I think this interpretation of Abdullah is very problematic. Karzai is busy setting up a re-Pashtunization of Afghanistan, with an alliance between himself and his corrupt friends, and the “good” Taliban. Of course the Tajiks and other former N. Alliance folks are upset. They wanted a national government, but that hope has been destroyed bit by bit by Karzai’s incompetence and nepotism. You are right that a return to civil war is brewing here, but Abdullah et al. are hardly the only spoilers.

Likewise with all our efforts at governance- completely pointless and bootless without Karzai’s cooperation, since he has all the power in the system we helped set up. And he is using it at cross-purposes, with the bank and the prison system as prime examples.

Rajiv June 4, 2011 at 12:24 am

I have to disagree completely with your assessment, especially in regards to US army being able to control parts of Afghanistan. Go to Helmand, and see who is in control there, and it is not the US or the Kabul government. In general, Southern and Eastern Afghanistan belong to the rural Pashtun tribes, and if you go there now, you will know who controls the area.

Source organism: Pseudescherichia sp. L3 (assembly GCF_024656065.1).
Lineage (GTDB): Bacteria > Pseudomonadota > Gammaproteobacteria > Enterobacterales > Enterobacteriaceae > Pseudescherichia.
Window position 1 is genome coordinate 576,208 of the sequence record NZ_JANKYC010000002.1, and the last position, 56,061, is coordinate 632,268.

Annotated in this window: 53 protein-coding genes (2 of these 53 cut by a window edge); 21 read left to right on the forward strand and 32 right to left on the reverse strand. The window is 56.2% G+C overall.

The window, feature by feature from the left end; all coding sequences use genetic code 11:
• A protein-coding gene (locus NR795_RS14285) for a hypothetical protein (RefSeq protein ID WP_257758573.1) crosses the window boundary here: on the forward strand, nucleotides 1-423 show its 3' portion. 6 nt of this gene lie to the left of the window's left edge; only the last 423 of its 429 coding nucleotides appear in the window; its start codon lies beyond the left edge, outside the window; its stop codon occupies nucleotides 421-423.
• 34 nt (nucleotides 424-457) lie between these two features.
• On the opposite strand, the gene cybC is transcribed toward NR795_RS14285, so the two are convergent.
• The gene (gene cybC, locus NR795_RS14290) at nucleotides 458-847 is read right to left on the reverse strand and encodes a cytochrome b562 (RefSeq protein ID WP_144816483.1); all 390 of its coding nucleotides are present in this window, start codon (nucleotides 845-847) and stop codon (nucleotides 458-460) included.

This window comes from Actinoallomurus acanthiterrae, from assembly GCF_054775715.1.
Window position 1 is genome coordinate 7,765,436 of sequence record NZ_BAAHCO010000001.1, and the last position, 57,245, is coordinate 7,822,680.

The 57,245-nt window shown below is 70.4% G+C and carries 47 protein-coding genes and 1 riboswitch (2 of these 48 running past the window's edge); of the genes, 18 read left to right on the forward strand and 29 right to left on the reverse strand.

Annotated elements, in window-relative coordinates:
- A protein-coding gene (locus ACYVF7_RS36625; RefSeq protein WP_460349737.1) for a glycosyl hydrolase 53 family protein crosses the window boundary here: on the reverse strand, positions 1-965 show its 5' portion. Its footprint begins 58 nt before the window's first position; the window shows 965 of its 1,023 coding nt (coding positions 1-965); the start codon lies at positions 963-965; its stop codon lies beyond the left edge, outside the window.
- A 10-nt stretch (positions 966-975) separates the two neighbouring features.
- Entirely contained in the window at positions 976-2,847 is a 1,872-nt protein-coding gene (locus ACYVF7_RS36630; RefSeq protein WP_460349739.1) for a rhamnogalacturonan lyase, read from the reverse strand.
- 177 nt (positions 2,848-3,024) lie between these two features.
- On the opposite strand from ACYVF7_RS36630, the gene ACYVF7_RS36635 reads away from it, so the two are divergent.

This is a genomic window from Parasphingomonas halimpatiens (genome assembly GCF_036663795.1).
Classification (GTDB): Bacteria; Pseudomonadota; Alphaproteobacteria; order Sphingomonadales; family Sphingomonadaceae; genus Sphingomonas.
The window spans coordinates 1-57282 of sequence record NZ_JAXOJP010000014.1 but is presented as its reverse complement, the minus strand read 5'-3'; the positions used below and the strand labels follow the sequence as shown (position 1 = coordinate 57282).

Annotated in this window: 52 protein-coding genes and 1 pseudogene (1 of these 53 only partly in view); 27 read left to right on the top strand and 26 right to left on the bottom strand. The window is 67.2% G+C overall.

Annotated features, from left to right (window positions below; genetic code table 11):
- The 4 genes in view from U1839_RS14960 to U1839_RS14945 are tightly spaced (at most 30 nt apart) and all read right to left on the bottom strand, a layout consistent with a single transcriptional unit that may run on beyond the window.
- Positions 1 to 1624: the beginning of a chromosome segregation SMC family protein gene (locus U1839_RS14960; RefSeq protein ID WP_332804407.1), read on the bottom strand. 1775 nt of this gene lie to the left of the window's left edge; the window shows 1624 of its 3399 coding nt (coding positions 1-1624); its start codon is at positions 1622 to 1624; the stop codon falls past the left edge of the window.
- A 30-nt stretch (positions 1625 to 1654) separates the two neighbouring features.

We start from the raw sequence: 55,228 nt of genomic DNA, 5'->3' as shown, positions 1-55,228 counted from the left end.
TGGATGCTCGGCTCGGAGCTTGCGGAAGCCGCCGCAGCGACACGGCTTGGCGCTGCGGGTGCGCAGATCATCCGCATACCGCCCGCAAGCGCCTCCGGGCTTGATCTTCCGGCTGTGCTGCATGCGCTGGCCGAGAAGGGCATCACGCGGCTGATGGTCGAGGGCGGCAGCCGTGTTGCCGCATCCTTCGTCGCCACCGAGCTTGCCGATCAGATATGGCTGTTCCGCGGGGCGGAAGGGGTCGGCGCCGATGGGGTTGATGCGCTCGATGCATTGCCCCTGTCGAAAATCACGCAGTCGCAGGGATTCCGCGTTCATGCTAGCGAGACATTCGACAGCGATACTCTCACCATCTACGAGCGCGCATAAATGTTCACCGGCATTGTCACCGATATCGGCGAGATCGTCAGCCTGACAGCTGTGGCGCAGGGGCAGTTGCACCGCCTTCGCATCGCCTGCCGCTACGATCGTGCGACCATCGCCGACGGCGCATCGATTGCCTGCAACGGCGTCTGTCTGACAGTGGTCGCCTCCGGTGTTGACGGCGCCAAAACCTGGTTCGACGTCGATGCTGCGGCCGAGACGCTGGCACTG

There is nothing to discuss about this war other than that we have lost it, and it is time for us to accept it rather than think up ridiculous theories as to why something is not the way it is.

This region can never be ruled by anyone other than the Pashtuns. Matt Hoh, a former Marine, has made it pretty clear who rules Afghanistan, and it is not us, or the Kabul government.

anan June 4, 2011 at 7:39 pm

Rajiv, it isn’t the “US army” that should be in control. It is enough if the Taliban and especially the more dangerous Taliban factions are not in control and if the local tribes have some kind of understanding with the GIRoA.

Hoh had a bad personal relationship with 2-205 ANA bde and its ISAF advisors in Zabul province. This affected his observations. 2-205 ANA have more popular support and respect in Zabul than his comments imply. To date, the Taliban has failed to take them on. [Maybe because the Taliban see Zabul as a logistics and transportation area and are reluctant to risk this by fighting ANSF and ISAF.]